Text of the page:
The Covid-19 pandemic may have brought the art world to a temporary halt, yet despite this global challenge nearly every major art institution has commenced with virtual art tours and one can escape from home onto online artworks from The Louvre in Paris to the Met in New York. The disruptions caused by the virus are harmful not only to people and their well-being, but also to the crucial conservation work that they do and the impact on museums will involve post-crises planning. Please follow the upcoming ICOM Webinar coming up on the 10 April 2020, which will address some of these issues, https://icom.museum/en/news/webinar-coronavirus-covid-19-and-museums-impact-innovations-and-planning-for-post-crisis/
Amid the worldwide crisis, the UP Museums are making plans to ensure that we continue to curate and conserve, as well as research and campaign for the invaluable work our staff are able to continue from home. Where possible, we are supporting staff to be committed and enthusiastic about their responsibilities and our part-time art conservator, Sandra Markgraaf is continuing conservation from a fully functional and professional home art conservation studio, known as Art Revive. She was asked a few questions from a novice point of view about what art conservation is and what it entails.
The history of paintings is the history of visual ideas expressed in material form. Art and paintings are composed of several components, made of various materials, in complex layers and it is simply not just an image on a support or within a frame. Knowledge of the materiality of art enables the conservator to understand the past, the limitations of art practices at a specific time and the material and techniques that are used. Sandra stressed that “professional art conservator requires an understanding how pigments were made, the preparing of media, adhesives and varnishes to enable a conservator to make decisions regarding the conservation of paintings”. Knowledge of the relationship of materials and methods of production is important in art conservation.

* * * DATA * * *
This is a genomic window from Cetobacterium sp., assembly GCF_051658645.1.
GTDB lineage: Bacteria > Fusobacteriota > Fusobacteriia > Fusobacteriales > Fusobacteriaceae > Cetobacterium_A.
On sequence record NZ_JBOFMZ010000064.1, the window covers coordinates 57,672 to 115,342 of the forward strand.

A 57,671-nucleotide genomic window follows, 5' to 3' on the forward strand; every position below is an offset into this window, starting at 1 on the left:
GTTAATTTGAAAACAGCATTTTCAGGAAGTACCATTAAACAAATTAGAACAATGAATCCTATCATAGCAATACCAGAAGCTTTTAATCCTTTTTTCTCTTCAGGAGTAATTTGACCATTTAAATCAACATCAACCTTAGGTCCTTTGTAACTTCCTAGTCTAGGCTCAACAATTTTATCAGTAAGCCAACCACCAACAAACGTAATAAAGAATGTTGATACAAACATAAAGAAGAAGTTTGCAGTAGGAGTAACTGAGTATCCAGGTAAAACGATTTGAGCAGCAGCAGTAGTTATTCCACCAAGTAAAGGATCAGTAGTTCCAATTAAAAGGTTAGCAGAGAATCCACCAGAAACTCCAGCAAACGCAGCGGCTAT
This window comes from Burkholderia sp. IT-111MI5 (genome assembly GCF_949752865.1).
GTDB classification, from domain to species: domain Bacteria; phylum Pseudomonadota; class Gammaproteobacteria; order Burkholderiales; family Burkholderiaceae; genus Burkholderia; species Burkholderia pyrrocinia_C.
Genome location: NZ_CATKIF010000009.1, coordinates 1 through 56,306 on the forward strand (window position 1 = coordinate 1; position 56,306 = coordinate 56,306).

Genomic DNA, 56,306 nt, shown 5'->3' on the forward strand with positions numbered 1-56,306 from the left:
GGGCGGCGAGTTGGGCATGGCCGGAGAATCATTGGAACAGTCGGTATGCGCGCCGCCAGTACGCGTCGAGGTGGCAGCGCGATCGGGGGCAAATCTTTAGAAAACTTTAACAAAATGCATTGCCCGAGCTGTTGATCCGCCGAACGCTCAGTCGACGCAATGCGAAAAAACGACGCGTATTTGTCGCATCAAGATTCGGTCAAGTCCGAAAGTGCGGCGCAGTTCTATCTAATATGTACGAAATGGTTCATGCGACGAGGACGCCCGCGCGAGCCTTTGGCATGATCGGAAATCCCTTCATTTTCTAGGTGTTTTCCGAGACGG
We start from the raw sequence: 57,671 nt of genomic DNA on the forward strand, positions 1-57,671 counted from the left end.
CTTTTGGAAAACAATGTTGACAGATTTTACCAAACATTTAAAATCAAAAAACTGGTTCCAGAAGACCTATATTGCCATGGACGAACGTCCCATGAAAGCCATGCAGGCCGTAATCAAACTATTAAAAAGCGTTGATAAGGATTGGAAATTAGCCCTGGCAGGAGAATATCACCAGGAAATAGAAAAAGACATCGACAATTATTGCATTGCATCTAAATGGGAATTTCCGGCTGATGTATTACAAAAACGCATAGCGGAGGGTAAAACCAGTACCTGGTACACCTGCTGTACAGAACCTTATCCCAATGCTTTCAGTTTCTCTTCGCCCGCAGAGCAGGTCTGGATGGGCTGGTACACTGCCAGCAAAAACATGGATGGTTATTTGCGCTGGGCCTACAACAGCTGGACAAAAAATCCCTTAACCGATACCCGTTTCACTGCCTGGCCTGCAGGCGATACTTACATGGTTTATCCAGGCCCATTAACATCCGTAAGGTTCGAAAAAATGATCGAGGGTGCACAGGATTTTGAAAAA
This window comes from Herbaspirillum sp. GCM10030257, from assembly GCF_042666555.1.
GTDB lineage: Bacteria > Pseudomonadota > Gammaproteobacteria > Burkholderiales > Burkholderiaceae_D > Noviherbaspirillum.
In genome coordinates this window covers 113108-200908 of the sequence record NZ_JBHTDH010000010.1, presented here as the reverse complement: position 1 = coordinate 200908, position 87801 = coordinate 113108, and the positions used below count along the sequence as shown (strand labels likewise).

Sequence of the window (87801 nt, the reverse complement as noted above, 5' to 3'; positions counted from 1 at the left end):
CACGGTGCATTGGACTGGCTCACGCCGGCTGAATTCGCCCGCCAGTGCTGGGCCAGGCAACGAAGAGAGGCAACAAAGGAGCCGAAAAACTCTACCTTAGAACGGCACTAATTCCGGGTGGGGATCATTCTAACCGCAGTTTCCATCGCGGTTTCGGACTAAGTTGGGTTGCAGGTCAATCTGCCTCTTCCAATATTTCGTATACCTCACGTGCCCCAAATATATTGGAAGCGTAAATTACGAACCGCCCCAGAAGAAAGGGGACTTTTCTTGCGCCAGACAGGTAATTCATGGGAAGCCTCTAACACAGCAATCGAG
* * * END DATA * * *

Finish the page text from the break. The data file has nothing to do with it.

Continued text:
All paintings are subject to deterioration due to age, accident, or the incompatibility of materials used by the artist called an inherent vice. All works of art are produced with materials that ultimately deteriorate, no art lasts forever but our appreciation for art does. The environment in which a work of art is exhibited or stored has a significant impact on how long it will survive. Paintings kept in stable conditions can survive longer. The environmental agents that have an impact on the stability of paintings are light, temperature, humidity, and atmospheric pollutants. There is science behind art conservation and the restoration of art within a museum context is the lifeblood of any art collection. https://www.invaluable.com/blog/the-science-behind-art-restoration/.The art collection curated by the UP Museums contains more than 2000 artworks, paintings or works on paper which requires active conservation and over the next few months we will bring more of this art collection online to keep you posted and remember to follow our Instagram for more @upmuseums